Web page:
Should high school and younger football be banned?

Michele - posted on 10/16/2012 ( 5 moms have responded )

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http://www.huffingtonpost.com/2012/10/03...



Recent studies show the danger of this contact sport, i.e. concussions on developing brains can have long term impact.

OTOH, football scholarships gives some students who would otherwise not be able to go to college the chance.

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Jodi - posted on 10/17/2012

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My son plays rugby league, which is a form of football here (and they don't wear padding like your guys do - the Aussie's refer to your game as a pussy's game) which has had its fair share of head and neck injuries. They have modified the game slightly over the years to minimise the injuries, BUT it is still a game where injuries will occur. However, head and neck injuries are rare. I have personally never seen one in my son's comp. Broken bones are common, a nose or an arm here and there. Shoulder and knee injuries.



Did I encourage my son to play? No, but it is a passion of his. So far he has not had any major injuries. I dread that, and I feel sick when I see him tackled with the ball.



I can't see why they should ban it. Modify the rules a little, make sure they receive adequate training and supervision, but no, banning it is just another step in the direction of wrapping children in more cotton wool.

Momma - posted on 10/17/2012

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I am not interested in the head trauma kids suffer from it. Banning it? Well I am not sure on that one but I guarantee I will not be promoting it with my kids. ;)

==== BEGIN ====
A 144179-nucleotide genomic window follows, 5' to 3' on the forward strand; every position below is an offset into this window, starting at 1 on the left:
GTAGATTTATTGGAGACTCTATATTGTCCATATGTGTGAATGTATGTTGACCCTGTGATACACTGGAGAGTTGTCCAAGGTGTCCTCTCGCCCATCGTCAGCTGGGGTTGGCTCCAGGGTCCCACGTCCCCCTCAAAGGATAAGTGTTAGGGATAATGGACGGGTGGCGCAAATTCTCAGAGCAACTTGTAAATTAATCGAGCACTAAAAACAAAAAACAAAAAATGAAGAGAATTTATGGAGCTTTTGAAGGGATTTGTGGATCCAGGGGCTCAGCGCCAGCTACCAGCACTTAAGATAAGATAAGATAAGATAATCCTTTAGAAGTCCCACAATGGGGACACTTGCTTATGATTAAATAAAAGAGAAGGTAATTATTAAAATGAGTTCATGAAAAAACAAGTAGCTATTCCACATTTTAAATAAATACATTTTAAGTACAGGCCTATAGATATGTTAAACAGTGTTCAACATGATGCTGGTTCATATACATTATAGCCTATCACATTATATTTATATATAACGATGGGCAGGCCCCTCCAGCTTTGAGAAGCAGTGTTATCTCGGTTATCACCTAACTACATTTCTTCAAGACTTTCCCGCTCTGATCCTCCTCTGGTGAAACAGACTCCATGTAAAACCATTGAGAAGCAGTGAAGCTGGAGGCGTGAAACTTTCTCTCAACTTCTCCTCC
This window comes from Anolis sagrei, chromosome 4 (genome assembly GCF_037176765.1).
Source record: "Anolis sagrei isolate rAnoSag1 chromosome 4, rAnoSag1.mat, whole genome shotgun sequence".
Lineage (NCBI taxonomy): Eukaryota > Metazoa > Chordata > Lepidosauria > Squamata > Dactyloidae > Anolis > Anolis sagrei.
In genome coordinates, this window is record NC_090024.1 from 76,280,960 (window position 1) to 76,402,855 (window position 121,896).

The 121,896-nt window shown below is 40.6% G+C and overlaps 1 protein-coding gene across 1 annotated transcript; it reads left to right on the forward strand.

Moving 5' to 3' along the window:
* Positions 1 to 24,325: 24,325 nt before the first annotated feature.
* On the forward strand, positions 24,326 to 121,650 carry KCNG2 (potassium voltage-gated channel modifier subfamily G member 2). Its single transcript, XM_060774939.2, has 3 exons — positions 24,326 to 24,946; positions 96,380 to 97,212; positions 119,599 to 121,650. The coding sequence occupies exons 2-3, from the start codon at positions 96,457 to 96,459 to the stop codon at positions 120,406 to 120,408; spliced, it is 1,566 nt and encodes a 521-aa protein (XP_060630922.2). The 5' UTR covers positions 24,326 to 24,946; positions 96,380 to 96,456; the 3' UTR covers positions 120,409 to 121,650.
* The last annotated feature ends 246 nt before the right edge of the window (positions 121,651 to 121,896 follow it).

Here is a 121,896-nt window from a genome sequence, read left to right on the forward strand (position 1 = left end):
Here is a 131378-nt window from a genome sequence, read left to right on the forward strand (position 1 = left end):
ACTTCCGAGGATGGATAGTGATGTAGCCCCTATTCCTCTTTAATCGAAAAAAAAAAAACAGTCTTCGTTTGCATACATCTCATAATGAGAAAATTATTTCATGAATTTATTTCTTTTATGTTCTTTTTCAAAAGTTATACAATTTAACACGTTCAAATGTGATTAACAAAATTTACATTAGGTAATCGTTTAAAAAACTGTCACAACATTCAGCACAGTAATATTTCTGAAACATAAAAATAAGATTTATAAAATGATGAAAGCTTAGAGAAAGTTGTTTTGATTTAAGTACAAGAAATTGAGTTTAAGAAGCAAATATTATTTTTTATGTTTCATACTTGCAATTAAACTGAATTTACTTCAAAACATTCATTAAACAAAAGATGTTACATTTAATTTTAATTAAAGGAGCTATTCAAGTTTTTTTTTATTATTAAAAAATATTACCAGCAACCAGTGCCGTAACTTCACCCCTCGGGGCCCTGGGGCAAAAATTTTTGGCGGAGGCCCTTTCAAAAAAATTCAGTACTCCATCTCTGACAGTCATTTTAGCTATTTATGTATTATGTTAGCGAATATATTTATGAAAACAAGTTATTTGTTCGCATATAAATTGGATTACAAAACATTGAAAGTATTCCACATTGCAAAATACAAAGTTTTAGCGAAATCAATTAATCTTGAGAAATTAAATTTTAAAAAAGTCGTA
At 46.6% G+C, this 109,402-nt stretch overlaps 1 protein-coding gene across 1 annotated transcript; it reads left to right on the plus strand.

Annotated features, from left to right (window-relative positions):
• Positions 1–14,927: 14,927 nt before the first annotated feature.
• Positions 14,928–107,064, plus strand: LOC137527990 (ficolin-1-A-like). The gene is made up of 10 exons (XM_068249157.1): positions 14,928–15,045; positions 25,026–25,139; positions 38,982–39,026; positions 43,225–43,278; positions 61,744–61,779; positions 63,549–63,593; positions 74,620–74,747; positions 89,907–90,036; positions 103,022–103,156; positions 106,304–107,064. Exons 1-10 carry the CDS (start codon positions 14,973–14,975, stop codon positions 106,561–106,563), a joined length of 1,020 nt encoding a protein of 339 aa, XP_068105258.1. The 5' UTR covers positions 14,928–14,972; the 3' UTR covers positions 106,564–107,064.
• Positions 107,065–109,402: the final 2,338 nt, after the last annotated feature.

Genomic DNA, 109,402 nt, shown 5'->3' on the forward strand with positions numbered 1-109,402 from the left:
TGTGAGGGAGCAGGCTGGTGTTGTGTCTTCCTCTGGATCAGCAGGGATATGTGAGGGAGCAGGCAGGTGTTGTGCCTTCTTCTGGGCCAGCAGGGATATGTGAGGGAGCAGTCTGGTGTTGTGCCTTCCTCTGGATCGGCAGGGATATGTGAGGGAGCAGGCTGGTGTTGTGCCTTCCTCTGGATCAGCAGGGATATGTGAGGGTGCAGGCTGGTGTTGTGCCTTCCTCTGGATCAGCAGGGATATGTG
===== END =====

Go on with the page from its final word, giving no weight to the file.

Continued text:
~Meme

Michele - posted on 10/17/2012

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@Shawnn, my understanding is that this is not about the serious, obvious, maiming type of injuries, which are indeed rare, but the cumulative effect of head trauma such as concussions, which is not rare in football, hockey, soccer, and wrestling, for example. Athletes are developing degenerative brain disease as a result of sports head trauma. Muhammad Ali is a prime example from boxing, but there are many from various sports. http://en.wikipedia.org/wiki/Chronic_tra...



That said, I agree with you about safety and not bans. Awareness of safety issues and "safer tackling" are important to emphasize, especially for children and adults up to age 25, whose brains are still developing. The people discussing this are not anti-sports, necessarily, but are anti-head trauma. This seems reasonable. But I am not sure that high school kids are going to follow the "rules" in the heat of the moment. So education is critical.

♫ Shawnn ♪♫♫ - posted on 10/17/2012

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Regulated for safety concerns, yes. Banned, no.



Sports programs, along with music, drama, and other extra curricular activities are shown to produce a generation of adults that is more well-rounded, more capable of handling responsibility, and more focused.



I've seen it in my own house, and with kids that I know.



No, I don't have stats, nor do I have the time to look them up. However, I can count on one hand the number of times a kid was seriously injured, maimed, or scarred for life while playing a sport (in my local area) Yes, our starting QB for our local university has been out this season after a concussion injury that was aggravated by his decision to play a week earlier than his doctors wanted him to...HIS decision. He's an adult, he can decide. Does that make it worth banning the entire sport? Not in my opinion.

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